Huge "megabeds" from ancient supervolcano eruptions are hiding at the bottom of the Mediterranean Sea, researchers have found. Their discovery points to a cycle of catastrophic events that appear to hit the region every 10,000 to 15,000 years.
Megabeds are huge submarine deposits that form in marine basins as a result of catastrophic events like volcanic eruptions.
The researchers found the beds while investigating deposits at the bottom of the Tyrrhenian Sea, near the coast of Italy, close to a large underwater volcano. Previous research into geohazards in the area using sediment cores and imaging indicated something was hidden beneath the ocean, but the resolution was not high enough to see the megabeds, lead study author Derek Sawyer, associate professor of Earth sciences at The Ohio State University, told Live Science.
In a new study published Aug. 10 in the journal Geology, Sawyer and colleagues went back to the site to create higher-resolution images of the layers of sediment and discovered a succession of four megabeds, each between 33 and 82 feet (10 to 25 meters) thick, and each separated by distinct layers of sediments. Cores drilled from the site showed the megabeds were made of volcanic material.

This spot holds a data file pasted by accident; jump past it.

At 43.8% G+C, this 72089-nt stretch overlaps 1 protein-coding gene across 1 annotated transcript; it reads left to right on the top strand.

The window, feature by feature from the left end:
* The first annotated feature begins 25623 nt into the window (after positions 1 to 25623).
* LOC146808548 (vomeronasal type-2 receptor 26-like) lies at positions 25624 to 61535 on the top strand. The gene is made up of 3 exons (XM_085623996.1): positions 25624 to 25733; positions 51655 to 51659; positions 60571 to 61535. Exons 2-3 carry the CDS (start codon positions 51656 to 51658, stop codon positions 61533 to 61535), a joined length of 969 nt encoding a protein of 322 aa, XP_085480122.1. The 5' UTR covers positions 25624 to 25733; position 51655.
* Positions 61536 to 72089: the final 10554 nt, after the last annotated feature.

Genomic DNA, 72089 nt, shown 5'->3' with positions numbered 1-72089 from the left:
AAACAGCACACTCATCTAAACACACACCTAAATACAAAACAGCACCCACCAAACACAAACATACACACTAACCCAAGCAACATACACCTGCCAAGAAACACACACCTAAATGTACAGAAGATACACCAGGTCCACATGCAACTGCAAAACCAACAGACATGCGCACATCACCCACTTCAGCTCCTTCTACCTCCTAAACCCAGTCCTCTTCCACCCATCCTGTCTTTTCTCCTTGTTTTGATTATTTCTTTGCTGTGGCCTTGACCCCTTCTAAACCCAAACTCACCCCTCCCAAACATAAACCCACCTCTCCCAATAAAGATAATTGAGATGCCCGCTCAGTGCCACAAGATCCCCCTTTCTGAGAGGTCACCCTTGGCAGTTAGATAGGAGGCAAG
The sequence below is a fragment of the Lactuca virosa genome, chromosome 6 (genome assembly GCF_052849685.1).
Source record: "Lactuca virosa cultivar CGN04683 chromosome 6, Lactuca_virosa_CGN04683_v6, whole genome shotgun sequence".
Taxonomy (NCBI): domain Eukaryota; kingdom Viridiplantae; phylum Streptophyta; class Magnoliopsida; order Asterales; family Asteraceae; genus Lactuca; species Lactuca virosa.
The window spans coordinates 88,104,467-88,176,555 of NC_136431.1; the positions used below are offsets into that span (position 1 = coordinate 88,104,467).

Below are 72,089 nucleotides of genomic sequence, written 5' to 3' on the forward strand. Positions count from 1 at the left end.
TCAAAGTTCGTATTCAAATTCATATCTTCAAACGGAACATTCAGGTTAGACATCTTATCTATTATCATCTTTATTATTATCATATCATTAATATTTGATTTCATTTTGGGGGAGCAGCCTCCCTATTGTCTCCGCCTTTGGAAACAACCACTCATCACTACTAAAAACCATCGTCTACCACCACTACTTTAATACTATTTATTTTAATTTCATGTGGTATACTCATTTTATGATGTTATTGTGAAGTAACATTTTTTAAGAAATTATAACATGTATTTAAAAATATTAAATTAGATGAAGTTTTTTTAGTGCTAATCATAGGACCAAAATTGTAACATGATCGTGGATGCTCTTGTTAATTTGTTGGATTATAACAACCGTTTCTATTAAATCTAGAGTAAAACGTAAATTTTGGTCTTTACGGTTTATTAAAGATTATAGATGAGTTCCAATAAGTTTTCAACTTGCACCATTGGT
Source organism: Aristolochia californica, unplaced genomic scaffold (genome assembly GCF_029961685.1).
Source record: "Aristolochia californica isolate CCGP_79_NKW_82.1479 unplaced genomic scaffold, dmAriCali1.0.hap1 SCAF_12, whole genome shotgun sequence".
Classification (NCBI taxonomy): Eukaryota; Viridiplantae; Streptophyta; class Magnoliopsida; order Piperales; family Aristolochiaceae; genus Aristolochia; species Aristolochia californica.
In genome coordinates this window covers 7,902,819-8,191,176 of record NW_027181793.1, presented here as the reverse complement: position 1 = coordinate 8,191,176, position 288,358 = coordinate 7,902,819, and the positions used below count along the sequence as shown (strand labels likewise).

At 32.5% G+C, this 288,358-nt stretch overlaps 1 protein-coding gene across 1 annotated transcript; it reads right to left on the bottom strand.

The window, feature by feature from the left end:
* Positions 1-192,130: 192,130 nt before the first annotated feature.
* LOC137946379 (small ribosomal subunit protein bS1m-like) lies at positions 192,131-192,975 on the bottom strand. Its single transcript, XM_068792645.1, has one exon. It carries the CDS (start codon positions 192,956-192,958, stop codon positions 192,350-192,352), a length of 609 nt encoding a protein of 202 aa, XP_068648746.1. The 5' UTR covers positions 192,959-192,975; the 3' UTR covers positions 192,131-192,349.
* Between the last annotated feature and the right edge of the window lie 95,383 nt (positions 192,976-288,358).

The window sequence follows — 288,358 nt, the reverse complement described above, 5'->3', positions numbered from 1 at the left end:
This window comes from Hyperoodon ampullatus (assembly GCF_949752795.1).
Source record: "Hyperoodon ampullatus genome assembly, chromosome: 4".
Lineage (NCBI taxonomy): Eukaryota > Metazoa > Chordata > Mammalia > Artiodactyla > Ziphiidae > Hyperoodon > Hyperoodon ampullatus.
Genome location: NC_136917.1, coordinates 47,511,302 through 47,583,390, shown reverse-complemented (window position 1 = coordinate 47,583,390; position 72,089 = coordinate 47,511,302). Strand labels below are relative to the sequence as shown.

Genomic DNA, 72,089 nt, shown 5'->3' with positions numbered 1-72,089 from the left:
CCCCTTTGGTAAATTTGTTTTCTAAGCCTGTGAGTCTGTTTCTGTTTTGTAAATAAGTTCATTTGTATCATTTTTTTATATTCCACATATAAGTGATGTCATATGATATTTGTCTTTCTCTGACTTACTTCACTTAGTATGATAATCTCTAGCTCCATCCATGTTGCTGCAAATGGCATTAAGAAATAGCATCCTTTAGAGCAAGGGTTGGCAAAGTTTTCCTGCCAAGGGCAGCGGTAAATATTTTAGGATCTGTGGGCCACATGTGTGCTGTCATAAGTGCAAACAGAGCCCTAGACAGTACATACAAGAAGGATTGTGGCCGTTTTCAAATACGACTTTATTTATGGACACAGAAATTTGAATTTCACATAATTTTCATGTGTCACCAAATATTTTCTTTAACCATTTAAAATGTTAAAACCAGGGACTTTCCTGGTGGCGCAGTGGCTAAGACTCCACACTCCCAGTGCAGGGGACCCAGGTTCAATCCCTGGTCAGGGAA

The oldest layer was around 40,000 years old, the next oldest was 32,000 years, the third 18,000 years, while the youngest formed about 8,000 years ago.
The team then looked at known volcanic activity in the region to determine the source of the megabeds. The region where the beds formed is extremely active volcanically and includes the Campi Flegrei supervolcano, which has been rumbling recently.
The oldest megabed formed after a huge eruption from Campi Flegrei 39,000 years ago — one of the biggest known eruptions on Earth. The same eruption may also have created the second bed, as the layer between the two is just 3.2 feet (1 m) — indicating a relatively short interval between the two events.
The scientists think the 18,000-year-old megabed formed in the wake of the Neapolitan Yellow Tuff supereruption of Campi Flegrei about 15,000 years ago, while the youngest megabed was deposited by another, less energetic eruption at Campi Flegrei.
The eruptions occurred roughly every 10,000 to 15,000 years. However, they are refining the eruption dates to get a more precise picture of the cycle and potential risk for the future. "It's not as constrained as we would like it to be," Sawyer said.
The findings, Sawyer said, will help researchers understand the risk posed by volcanoes in the region. "That whole field is still active, there's still a lot of concern about the future of that, so it's certainly potentially possible that it could happen again," he said.